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April 06, 2009

Comments

Chris Tolworthy

"the counter-culture of 1968 was very busy NOT being busy." Hey, I was born in the middle of 1968! (And French students were pretty busy, but I don't know if they count.) Excellent post though. I don't know how you do it, but keep it up!

Menshevik

@Chris -
Yes, in Europe 1968 is generally seen as an important watershed year in post-WW2 history with the student protests and teach-ins in France, Germany and elsewhere upsetting established politics, also the "Prague Spring" and its suppression by the forces of the Warsaw Pact...

David Morefield

Awesome. The hair is too long and the lingo is third-rate pseudo-Shakespeare, but the sentiment is pure Jack Webb. Read 'em the riot act, Thunder-god!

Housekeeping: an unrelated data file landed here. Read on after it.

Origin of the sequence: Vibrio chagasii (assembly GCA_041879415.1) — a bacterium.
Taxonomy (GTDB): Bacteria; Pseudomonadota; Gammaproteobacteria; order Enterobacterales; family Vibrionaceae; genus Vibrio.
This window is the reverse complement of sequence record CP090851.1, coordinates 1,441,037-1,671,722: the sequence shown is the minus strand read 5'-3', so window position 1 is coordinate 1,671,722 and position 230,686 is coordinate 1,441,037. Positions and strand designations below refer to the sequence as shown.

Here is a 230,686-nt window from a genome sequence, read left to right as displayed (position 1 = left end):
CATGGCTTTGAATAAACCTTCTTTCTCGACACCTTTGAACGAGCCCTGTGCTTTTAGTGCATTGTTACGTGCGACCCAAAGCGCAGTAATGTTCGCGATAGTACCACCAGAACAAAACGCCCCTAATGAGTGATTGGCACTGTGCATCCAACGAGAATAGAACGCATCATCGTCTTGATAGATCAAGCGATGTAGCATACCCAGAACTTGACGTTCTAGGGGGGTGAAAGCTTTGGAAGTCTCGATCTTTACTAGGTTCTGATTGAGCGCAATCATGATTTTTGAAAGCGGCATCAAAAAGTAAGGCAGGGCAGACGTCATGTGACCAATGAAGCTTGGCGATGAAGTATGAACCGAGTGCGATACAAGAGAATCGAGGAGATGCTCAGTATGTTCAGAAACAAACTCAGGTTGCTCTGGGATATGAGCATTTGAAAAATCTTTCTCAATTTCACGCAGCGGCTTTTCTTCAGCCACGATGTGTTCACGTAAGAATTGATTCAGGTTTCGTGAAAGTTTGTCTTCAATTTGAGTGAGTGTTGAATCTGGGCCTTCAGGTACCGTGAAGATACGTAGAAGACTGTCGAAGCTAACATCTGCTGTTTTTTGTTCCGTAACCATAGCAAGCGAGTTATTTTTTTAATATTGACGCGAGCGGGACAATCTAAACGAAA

Skip the rain, though. Hippies like to do it in the mud.

Mark Engblom

I should mention that this sequence seemed to be almost randomly inserted into the narrative, with nothing really leading into it or out of it. Considering the way Marvel comics were constructed at the time (the artist, working only from a plot, had quite a bit of leeway), it would appear to be something Jack Kirby felt strongly about at the time and simply inserted it between acts. Stan Lee later added the "get off your butts" speech, obviously agreeing that it should be included.

Of course, I have no way of knowing if my musings are accurate, but from my knowledge of the Stan-Jack working relationship, it seems to ring true.

Chris Tolworthy

However it was conceived, that was seriously good stuff. I miss the old larger-than-life-and-twice-as-noble Thor.